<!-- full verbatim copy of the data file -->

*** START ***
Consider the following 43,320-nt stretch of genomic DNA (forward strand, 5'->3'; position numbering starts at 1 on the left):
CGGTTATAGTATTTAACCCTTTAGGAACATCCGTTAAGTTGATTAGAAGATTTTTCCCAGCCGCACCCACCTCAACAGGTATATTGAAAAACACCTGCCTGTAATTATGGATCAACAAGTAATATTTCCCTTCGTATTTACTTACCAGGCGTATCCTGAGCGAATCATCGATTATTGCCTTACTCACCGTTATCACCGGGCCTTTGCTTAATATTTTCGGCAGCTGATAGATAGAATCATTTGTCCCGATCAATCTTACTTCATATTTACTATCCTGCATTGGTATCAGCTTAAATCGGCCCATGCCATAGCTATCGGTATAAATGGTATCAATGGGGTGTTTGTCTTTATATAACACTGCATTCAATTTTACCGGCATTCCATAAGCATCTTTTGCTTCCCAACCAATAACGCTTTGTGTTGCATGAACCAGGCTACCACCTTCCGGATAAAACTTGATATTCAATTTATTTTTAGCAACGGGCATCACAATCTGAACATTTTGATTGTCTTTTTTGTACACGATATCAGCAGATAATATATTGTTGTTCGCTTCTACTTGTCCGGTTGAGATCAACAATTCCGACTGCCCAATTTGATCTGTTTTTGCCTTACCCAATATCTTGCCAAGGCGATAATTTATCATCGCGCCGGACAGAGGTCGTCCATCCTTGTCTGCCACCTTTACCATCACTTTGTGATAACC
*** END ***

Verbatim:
Consider the following 43,320-nt stretch of genomic DNA (forward strand, 5'->3'; position numbering starts at 1 on the left):
CGGTTATAGTATTTAACCCTTTAGGAACATCCGTTAAGTTGATTAGAAGATTTTTCCCAGCCGCACCCACCTCAACAGGTATATTGAAAAACACCTGCCTGTAATTATGGATCAACAAGTAATATTTCCCTTCGTATTTACTTACCAGGCGTATCCTGAGCGAATCATCGATTATTGCCTTACTCACCGTTATCACCGGGCCTTTGCTTAATATTTTCGGCAGCTGATAGATAGAATCATTTGTCCCGATCAATCTTACTTCATATTTACTATCCTGCATTGGTATCAGCTTAAATCGGCCCATGCCATAGCTATCGGTATAAATGGTATCAATGGGGTGTTTGTCTTTATATAACACTGCATTCAATTTTACCGGCATTCCATAAGCATCTTTTGCTTCCCAACCAATAACGCTTTGTGTTGCATGAACCAGGCTACCACCTTCCGGATAAAACTTGATATTCAATTTATTTTTAGCAACGGGCATCACAATCTGAACATTTTGATTGTCTTTTTTGTACACGATATCAGCAGATAATATATTGTTGTTCGCTTCTACTTGTCCGGTTGAGATCAACAATTCCGACTGCCCAATTTGATCTGTTTTTGCCTTACCCAATATCTTGCCAAGGCGATAATTTATCATCGCGCCGGACAGAGGTCGTCCATCCTTGTCTGCCACCTTTACCATCACTTTGTGATAACC